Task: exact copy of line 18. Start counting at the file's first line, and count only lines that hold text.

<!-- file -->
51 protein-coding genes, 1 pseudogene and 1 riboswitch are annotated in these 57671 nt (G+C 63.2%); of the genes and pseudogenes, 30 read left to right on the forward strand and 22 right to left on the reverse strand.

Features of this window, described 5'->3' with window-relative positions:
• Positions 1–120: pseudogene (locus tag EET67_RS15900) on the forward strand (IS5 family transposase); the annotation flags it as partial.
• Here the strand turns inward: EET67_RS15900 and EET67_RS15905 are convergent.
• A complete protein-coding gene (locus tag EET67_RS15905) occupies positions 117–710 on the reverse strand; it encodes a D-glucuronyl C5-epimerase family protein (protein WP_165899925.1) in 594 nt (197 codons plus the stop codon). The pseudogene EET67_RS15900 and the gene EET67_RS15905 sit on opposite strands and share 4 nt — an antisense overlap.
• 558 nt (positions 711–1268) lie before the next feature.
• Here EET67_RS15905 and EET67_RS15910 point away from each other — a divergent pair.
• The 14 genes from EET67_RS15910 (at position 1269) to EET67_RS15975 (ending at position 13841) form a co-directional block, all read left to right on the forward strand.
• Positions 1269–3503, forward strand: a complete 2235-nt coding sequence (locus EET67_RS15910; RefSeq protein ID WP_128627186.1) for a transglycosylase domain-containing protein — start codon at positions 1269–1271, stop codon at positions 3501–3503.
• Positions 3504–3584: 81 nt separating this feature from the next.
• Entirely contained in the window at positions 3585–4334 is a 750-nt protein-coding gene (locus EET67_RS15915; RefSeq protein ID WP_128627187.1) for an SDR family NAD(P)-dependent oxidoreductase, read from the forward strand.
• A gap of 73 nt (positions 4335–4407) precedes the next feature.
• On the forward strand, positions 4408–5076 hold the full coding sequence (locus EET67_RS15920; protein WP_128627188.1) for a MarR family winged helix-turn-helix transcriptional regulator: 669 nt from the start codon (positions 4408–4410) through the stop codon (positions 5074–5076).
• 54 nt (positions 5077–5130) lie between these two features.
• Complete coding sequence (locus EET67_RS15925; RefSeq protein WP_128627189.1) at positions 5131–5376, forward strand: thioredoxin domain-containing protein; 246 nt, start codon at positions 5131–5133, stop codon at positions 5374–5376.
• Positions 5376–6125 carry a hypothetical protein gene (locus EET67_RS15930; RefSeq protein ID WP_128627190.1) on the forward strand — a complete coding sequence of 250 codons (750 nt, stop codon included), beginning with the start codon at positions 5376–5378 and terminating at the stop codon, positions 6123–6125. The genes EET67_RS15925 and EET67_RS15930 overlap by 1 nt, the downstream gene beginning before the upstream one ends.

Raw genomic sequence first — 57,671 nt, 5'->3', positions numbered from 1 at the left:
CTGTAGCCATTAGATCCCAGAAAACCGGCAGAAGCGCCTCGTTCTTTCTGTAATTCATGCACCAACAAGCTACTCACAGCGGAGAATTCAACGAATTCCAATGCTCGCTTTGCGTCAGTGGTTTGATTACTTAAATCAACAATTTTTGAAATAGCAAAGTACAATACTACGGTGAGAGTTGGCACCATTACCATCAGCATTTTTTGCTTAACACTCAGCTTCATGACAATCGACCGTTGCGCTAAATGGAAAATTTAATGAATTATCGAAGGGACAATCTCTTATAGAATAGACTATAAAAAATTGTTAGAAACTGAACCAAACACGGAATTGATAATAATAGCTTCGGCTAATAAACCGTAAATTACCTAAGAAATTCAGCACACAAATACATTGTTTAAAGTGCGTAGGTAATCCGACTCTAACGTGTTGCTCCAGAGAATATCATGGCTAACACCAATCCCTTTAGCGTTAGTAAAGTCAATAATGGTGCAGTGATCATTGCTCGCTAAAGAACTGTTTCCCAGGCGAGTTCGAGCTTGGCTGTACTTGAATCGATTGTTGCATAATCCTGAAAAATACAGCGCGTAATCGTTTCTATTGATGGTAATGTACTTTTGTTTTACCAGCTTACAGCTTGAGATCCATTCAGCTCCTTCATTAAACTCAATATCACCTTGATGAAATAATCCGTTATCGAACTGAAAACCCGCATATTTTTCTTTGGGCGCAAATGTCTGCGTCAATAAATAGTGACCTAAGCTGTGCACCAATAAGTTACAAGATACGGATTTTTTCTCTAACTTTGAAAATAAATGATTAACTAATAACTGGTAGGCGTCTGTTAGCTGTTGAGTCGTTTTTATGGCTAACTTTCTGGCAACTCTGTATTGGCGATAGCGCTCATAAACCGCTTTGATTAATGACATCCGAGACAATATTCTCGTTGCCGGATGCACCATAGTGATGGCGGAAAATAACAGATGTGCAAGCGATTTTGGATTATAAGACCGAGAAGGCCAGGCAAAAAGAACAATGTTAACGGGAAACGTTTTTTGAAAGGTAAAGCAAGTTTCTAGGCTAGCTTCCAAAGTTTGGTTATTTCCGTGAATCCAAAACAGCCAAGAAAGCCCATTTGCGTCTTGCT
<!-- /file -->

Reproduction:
CTGTAGCCATTAGATCCCAGAAAACCGGCAGAAGCGCCTCGTTCTTTCTGTAATTCATGCACCAACAAGCTACTCACAGCGGAGAATTCAACGAATTCCAATGCTCGCTTTGCGTCAGTGGTTTGATTACTTAAATCAACAATTTTTGAAATAGCAAAGTACAATACTACGGTGAGAGTTGGCACCATTACCATCAGCATTTTTTGCTTAACACTCAGCTTCATGACAATCGACCGTTGCGCTAAATGGAAAATTTAATGAATTATCGAAGGGACAATCTCTTATAGAATAGACTATAAAAAATTGTTAGAAACTGAACCAAACACGGAATTGATAATAATAGCTTCGGCTAATAAACCGTAAATTACCTAAGAAATTCAGCACACAAATACATTGTTTAAAGTGCGTAGGTAATCCGACTCTAACGTGTTGCTCCAGAGAATATCATGGCTAACACCAATCCCTTTAGCGTTAGTAAAGTCAATAATGGTGCAGTGATCATTGCTCGCTAAAGAACTGTTTCCCAGGCGAGTTCGAGCTTGGCTGTACTTGAATCGATTGTTGCATAATCCTGAAAAATACAGCGCGTAATCGTTTCTATTGATGGTAATGTACTTTTGTTTTACCAGCTTACAGCTTGAGATCCATTCAGCTCCTTCATTAAACTCAATATCACCTTGATGAAATAATCCGTTATCGAACTGAAAACCCGCATATTTTTCTTTGGGCGCAAATGTCTGCGTCAATAAATAGTGACCTAAGCTGTGCACCAATAAGTTACAAGATACGGATTTTTTCTCTAACTTTGAAAATAAATGATTAACTAATAACTGGTAGGCGTCTGTTAGCTGTTGAGTCGTTTTTATGGCTAACTTTCTGGCAACTCTGTATTGGCGATAGCGCTCATAAACCGCTTTGATTAATGACATCCGAGACAATATTCTCGTTGCCGGATGCACCATAGTGATGGCGGAAAATAACAGATGTGCAAGCGATTTTGGATTATAAGACCGAGAAGGCCAGGCAAAAAGAACAATGTTAACGGGAAACGTTTTTTGAAAGGTAAAGCAAGTTTCTAGGCTAGCTTCCAAAGTTTGGTTATTTCCGTGAATCCAAAACAGCCAAGAAAGCCCATTTGCGTCTTGCT